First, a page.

Sun Yat-sen (12 November 1866 – 12 March 1925) was a Chinese revolutionary and president. As the foremost pioneer of Nationalist China, Sun is referred to as the "Father of the Nation" in the Republic of China (ROC), and the "forerunner of democratic revolution" in the People's Republic of China. Sun played an instrumental role in the overthrow of the Qing dynasty during the Xinhai Revolution. Sun was the first provisional president when the Republic of China was founded in 1912 and later co-founded the Kuomintang (KMT), serving as its first leader. Sun was a uniting figure in post-Imperial China, and remains unique among 20th century Chinese politicians for being widely revered amongst the people from both sides of the Taiwan Strait.
Although Sun is considered one of the greatest leaders of modern China, his political life was one of constant struggle and frequent exile. After the success of the revolution, he quickly fell out of power in the newly founded Republic of China, and led successive revolutionary governments as a challenge to the warlords who controlled much of the nation. Sun did not live to see his party consolidate its power over the country during the Northern Expedition. His party, which formed a fragile alliance with the Communists, split into two factions after his death. Sun's chief legacy resides in his developing of the political philosophy known as the Three Principles of the People: nationalism, democracy, and the people's livelihood.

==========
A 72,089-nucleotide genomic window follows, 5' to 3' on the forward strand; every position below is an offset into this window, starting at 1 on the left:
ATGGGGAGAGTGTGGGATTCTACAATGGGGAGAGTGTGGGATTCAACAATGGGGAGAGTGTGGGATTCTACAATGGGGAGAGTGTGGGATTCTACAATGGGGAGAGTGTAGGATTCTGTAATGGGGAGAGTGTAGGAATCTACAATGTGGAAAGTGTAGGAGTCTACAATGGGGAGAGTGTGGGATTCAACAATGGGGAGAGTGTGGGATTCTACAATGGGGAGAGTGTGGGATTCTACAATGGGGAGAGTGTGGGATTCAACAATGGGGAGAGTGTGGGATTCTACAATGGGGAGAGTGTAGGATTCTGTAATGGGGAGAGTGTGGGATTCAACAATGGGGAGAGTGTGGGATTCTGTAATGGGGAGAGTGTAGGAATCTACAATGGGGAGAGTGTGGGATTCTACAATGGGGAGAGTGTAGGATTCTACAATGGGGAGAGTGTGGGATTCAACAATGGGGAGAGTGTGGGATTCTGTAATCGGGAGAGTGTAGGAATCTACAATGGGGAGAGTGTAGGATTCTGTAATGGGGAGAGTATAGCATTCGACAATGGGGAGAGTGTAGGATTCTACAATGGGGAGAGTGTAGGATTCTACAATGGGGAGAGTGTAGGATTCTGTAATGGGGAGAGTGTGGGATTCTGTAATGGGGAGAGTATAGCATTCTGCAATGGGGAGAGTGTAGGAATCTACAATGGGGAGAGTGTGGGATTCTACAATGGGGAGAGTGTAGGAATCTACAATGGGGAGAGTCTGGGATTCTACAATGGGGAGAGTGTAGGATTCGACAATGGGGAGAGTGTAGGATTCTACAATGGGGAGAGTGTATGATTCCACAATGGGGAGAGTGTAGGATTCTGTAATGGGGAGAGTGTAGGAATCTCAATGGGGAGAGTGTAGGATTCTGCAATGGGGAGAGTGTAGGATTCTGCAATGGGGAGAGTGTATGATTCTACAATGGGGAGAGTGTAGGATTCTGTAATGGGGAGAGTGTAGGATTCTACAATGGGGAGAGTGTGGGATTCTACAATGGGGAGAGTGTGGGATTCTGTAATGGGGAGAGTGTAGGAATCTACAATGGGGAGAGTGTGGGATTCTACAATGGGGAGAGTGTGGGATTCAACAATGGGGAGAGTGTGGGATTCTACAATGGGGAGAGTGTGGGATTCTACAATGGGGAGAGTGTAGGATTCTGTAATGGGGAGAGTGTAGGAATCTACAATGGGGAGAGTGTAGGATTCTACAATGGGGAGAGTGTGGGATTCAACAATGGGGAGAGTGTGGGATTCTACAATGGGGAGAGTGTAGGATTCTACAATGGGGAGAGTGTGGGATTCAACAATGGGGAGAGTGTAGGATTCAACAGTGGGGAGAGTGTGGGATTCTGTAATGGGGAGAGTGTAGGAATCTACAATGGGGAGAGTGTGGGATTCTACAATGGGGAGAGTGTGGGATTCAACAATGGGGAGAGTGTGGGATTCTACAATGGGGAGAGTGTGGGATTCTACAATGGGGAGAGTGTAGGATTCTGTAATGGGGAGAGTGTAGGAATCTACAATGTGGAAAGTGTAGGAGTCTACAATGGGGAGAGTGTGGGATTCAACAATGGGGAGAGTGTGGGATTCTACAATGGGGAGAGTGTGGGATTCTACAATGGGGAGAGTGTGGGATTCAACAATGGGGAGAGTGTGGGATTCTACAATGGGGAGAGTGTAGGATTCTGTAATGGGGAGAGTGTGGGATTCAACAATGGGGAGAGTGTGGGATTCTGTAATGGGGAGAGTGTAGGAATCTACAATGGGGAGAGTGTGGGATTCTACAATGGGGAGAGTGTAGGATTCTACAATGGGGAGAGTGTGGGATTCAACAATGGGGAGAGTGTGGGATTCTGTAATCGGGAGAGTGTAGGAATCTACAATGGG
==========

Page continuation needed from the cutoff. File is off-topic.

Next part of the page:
Taiwan's National Anthem, often called "San Min Chu I" (pronounced "San Min Joo Ee"), from the first line of the anthem whose lyrics are taken from the text of a speech given by Dr. Sun Yat Sen, the first president of China at the opening ceremony of the Whampoa Military Academy. The music was composed by Cheng Mao-Yun. The anthem was first selected as the anthem for the entirety of China when controlled by the Kuomintang (1930-1949).
The National Banner Song of Taiwan (alternate anthem) click here.
Picture above taken at the Sun Yat Sen Memorial Hall with statue of the Hero at Taipei